John Jay, first U.S. chief justice and one of the three men most responsible for the writing of the U.S. Constitution, made his views clear when he said: "Providence has given to our people the choice of their rulers, and it is the duty, as well as the privilege and interest of our Christian nation, to select and prefer Christians for their rulers" (emphasis added throughout).

In 1891 the U.S. Supreme Court made this remarkable statement: "Our laws and our institutions must necessarily be based upon and embody the teachings of the Redeemer of mankind, and it's impossible that it should be otherwise: and in this sense and to this extent our civilization and our institutions are emphatically Christian" (Church of the Holy Trinity v. The United States).

So how have we arrived where we are today? Through presidential appointments of judges (given lifetime appointments) who judge based more on their own ideas than on the intent of the Constitution. These see the Constitution as a "living" document to be interpreted differently as society changes. Yet that's what constitutional amendments are for—which are to come only through Congress and state legislatures, not judicial rulings.

Thomas Jefferson, who gave us the now-misconstrued phrase "separation of church and state," explained well how the U.S. Constitution is supposed to be interpreted by judges, saying: "On every question of construction [of the Constitution] let us carry ourselves back to the time when the constitution was adopted, recollect the spirit of the debates, and instead of trying what meaning may be squeezed out of the text, or invented against it, conform to the probable one in which it was passed."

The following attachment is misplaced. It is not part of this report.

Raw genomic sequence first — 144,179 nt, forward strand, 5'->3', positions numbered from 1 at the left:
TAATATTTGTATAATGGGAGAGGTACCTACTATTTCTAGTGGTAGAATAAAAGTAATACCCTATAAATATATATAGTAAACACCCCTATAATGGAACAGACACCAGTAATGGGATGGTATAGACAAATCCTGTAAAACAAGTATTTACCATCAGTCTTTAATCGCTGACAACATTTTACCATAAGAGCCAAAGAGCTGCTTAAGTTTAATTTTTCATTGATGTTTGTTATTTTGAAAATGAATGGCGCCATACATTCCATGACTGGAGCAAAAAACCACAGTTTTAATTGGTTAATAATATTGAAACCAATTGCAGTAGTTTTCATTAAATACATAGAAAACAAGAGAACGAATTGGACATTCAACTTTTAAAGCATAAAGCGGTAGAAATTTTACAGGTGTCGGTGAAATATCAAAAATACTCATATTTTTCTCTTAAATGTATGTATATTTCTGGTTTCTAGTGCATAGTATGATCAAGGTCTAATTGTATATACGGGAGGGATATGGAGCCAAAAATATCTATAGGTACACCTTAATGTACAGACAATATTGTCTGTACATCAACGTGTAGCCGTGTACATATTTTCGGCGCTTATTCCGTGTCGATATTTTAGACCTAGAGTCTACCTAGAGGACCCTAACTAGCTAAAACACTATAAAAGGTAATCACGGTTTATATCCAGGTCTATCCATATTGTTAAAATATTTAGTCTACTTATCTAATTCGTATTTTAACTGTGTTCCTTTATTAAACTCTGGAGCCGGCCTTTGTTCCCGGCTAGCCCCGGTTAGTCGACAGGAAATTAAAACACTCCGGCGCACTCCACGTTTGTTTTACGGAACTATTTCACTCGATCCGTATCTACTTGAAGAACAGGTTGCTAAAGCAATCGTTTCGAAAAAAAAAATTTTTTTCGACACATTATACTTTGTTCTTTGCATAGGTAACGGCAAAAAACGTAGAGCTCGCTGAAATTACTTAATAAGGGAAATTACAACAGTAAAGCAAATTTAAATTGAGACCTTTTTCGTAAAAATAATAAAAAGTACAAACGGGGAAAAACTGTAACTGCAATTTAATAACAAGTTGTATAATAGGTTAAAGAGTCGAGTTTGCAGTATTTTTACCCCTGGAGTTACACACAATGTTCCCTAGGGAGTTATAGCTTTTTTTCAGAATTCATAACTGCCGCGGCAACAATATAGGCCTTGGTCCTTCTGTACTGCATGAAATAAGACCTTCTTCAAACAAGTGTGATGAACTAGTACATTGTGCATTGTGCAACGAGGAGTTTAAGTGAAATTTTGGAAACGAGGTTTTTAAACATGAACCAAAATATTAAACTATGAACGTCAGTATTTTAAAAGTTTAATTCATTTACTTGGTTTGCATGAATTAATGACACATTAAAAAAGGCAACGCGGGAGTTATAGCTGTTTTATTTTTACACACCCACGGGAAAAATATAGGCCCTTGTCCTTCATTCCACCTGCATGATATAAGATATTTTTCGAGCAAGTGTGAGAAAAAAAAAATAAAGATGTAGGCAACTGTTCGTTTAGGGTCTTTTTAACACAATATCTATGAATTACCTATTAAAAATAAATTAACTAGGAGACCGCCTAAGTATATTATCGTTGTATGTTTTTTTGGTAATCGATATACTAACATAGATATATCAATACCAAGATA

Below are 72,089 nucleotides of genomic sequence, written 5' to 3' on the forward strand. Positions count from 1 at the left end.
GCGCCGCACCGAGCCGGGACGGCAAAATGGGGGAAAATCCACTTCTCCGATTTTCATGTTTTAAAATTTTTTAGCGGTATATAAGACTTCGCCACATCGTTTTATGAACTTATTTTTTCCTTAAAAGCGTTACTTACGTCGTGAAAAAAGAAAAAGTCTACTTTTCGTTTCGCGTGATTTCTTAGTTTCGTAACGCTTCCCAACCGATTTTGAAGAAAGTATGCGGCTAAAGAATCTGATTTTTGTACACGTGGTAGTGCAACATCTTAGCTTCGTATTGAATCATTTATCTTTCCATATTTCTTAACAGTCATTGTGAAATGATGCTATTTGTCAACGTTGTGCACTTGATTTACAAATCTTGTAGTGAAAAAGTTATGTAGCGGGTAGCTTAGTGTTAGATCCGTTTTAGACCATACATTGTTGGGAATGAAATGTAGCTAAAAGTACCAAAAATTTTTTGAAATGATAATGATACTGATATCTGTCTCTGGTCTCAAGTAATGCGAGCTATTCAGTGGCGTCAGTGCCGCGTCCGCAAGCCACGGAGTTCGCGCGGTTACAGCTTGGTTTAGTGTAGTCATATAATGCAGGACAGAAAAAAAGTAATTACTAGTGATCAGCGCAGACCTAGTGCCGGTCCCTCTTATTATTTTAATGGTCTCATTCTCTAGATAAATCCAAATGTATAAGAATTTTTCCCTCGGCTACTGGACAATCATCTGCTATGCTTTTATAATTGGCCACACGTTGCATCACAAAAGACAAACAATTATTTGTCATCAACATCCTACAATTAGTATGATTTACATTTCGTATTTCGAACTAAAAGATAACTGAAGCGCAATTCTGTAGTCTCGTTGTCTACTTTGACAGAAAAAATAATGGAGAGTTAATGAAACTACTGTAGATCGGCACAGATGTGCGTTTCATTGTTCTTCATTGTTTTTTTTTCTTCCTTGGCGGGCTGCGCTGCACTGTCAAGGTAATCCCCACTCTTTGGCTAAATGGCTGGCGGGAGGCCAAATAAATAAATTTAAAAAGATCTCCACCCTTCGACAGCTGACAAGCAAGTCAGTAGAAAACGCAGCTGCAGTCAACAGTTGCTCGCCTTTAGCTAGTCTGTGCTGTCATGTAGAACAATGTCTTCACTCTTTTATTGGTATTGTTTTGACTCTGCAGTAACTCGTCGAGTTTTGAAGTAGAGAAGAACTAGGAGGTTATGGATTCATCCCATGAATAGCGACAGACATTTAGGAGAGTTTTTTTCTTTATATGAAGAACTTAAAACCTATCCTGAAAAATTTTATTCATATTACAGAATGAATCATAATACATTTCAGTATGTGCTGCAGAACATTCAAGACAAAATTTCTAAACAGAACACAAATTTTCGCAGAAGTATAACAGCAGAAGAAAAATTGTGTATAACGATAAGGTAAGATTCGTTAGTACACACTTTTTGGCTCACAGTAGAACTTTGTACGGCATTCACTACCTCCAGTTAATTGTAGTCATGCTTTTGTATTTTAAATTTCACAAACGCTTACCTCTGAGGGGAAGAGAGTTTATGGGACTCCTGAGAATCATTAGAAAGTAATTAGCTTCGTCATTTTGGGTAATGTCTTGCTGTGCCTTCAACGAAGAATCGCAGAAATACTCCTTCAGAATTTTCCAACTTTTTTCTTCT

Much hangs in the balance

This is the approach of conservative judges like Supreme Court Justices Antonin Scalia and Clarence Thomas, one of whom will likely be nominated for the position of chief justice when the current conservative chief justice, William Rehnquist, retires. And further retirements seem likely, which will bring additional Supreme Court appointments.

Since the Senate confirms federal judicial appointments, we may well see liberal senators fight vigorously to prevent the court from any possible swing to the right. If the national leadership holds the line against pressure to compromise, the moral slide of the nation may be slowed. But if they give way, we may well see America's moral decline start to snowball more than it already has.

The more a nation heeds and follows the moral values God has given in Scripture, the more blessed and secure that nation is. On the other hand, the more a nation rejects godly values, the more curses it brings on itself.

A nation that expels God from public life should not expect His protection when threats and attacks come, whether from without or within. Of course, God is merciful and often protects us in spite of ourselves. But for a nation to overtly reject God is certainly not the way to ensure His help.

Thus, the president's appointments to the Supreme Court may prove more important in the long run than trying to root out and find terrorists. Yet even more vital than that would be for the nation and its leaders to bow to God in repentance and humility and seek His forgiveness and direction.

Though the country does not seem at all poised to take such a step, that should not stop you from taking it. All of us have an individual responsibility toward God. Let's make sure we're fulfilling it. No matter which way the nation goes, it remains our job to stand for God and His truth.